• Anarchist Milk Collective

Should we read the canon?


I had wanted to write an essay that exposed the Western Canon, criticising it for its lack of diversity and its stale nature. The Canon representing for me that long list of books by predominantly cis-gendered white male authors as chosen by predominantly cis-gendered white males.


My cousin, who was four at the time this happened, once professed proudly to a friend of mine that she was the first non-white person my cousin had ever met. I pictured this serving nicely as an analogy for the problems created by a list of predominantly cis-gendered white male authors as chosen by predominantly cis-gendered white males.


My cousin lives in a very rural part of northern England. There are 30 other white people in her school, and nothing but sparse fell side and farms surrounding her for miles and miles. It’s likely that she will only meet other white people in such an environment, meaning her knowledge about the world will be shaped by that secluded and isolated environment and the mainstream media.


I felt emboldened in my mission to reach my conclusion upon seeing a post on Jameela Jamil’s Instagram where she said that if all the people on your feed look like you, the chances are, you’re not not really learning.


If people don’t engage with people from different backgrounds and with different opinions, they won’t learn anything other than what their immediate community knows. So, the danger in only reading the list of books by predominantly white cis-gendered male authors as chosen by predominantly white cis-gendered males is that you are only opened up to a community of cis-gendered white males’ knowledge.


I was feeling pretty pleased with myself until I picked up a big(ish) book in a book shop by Calvino called something like “should we read the Canon” and I thought I should probably read it if I wanted to write the essay currently under discussion.


However, I’m a lousy scholar and because of the book’s big(ish) size I didn’t read it, and it dawned on me that I lacked “the intellectual rigor” to reach the conclusion I so desired to put forward.


And whilst I do sincerely feel that people should broaden their horizons and read as many different books by as many different people as possible, I also noticed that there’s a delightful irony in a cis-gendered white male who aspires to be an author telling people not to read the list of books by predominantly cis-gendered white male authors as chosen by predominantly cis-gendered white males, despite the fact that the aforementioned cis-gendered white male who aspires to be an author doesn’t really know anything about this list of books by predominantly cis-gendered white male authors as chosen by predominantly cis-gendered white males.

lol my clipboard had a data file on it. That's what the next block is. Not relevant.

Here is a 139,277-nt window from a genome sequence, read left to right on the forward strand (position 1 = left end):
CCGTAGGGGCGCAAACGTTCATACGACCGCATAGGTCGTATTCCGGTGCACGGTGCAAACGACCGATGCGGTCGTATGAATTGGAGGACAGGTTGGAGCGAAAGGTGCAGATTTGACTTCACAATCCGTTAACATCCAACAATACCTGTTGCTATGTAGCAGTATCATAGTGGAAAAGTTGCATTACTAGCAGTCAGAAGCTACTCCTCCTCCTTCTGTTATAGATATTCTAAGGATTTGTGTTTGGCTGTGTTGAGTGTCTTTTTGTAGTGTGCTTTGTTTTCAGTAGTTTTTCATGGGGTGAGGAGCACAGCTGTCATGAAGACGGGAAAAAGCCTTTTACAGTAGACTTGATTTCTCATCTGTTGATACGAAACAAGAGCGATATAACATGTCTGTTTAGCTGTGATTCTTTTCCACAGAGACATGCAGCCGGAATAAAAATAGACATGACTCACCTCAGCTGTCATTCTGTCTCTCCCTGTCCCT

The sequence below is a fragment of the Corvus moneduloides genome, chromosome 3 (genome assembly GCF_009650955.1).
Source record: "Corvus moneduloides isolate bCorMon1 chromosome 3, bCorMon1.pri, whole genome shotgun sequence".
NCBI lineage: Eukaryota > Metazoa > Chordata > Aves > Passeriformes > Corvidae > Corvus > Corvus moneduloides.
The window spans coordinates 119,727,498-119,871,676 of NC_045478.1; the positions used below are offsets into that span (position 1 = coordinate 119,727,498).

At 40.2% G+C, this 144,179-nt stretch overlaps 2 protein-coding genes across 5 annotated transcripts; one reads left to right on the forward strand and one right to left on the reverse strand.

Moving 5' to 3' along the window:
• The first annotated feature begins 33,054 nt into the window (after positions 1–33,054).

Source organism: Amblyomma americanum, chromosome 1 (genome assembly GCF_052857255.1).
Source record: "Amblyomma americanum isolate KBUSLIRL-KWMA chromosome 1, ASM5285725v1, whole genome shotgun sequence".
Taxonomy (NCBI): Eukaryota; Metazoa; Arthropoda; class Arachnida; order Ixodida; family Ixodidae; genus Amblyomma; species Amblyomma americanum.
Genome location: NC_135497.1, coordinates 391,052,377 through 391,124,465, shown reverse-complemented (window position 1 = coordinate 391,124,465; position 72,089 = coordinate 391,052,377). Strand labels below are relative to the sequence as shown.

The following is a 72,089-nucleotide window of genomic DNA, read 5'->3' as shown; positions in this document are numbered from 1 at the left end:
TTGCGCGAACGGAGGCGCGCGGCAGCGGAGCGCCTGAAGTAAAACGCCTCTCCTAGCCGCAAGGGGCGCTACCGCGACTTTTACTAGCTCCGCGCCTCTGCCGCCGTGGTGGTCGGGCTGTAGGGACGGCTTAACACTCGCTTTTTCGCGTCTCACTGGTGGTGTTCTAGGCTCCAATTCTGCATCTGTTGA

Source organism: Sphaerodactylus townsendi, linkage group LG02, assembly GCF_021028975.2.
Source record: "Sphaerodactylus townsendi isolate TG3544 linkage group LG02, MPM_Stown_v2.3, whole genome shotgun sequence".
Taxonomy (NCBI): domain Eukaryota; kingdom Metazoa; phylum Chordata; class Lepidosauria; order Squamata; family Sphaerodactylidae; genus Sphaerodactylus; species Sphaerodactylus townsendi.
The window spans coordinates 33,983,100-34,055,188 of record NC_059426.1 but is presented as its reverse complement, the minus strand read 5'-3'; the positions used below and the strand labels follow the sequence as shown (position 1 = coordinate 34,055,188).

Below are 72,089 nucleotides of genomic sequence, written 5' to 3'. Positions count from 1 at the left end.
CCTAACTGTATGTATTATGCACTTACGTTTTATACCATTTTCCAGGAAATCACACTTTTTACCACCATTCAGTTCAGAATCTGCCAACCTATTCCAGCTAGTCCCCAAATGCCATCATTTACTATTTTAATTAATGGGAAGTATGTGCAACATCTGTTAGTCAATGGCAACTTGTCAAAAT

The essay would have been an inflammatory piece, allowing me to smugly pat myself on the back for being a good, intellectual guy whilst covering up my insecurities - virtue signalling at its very worst.


I know very little about the Canon, and much less about race, gender and sex that you wouldn’t be able to hear from any other London-based liberal metropolitan cis-gendered white male aspiring author.


And if I’m brutally honest, I was anxiously trying to cover up my lack of knowledge on anything written after 1970, since most of what I read comes from the list (referenced above) of books by cis-gendered white male authors as chosen by predominantly cis-gendered white males.


So there’s a further irony in a cis-gendered white male aspiring to be an author telling people not to read a list of books by predominantly cis-gendered white male authors as chosen by predominantly cis-gendered white males, despite the fact that the aforementioned cis-gendered white male aspiring to be an author doesn’t really know anything about that list of books by predominantly cis-gendered white male authors as chosen by predominantly cis-gendered white males and the aforementioned cis-gendered white male aspiring to be an author only reads from that list of books by predominantly cis-gendered white male authors as chosen by predominantly cis-gendered white males.


As such, anything this cis-gendered white male aspiring to be an author might have to say on the topic of the list of books by predominantly cis-gendered white male authors as chosen by predominantly cis-gendered white male authors (despite the fact that the aforementioned cis-gendered white male aspiring to be an author doesn’t really know anything about that list of books by predominantly cis-gendered white male authors as chosen by predominantly cis-gendered white male authors and the aforementioned cis-gendered white male aspiring to be an author only reads from that list of books by predominantly cis-gendered white male authors as chosen by predominantly cis-gendered white males) would in fact be covering up for his insecurity that he is a cis-gendered white male aspiring to be an author who only reads from the list of books by predominantly cis-gendered white male authors as chosen by predominantly cis-gendered white males.


You would be best advised to not read anything this cis-gendered white male author might have to say on the matter.


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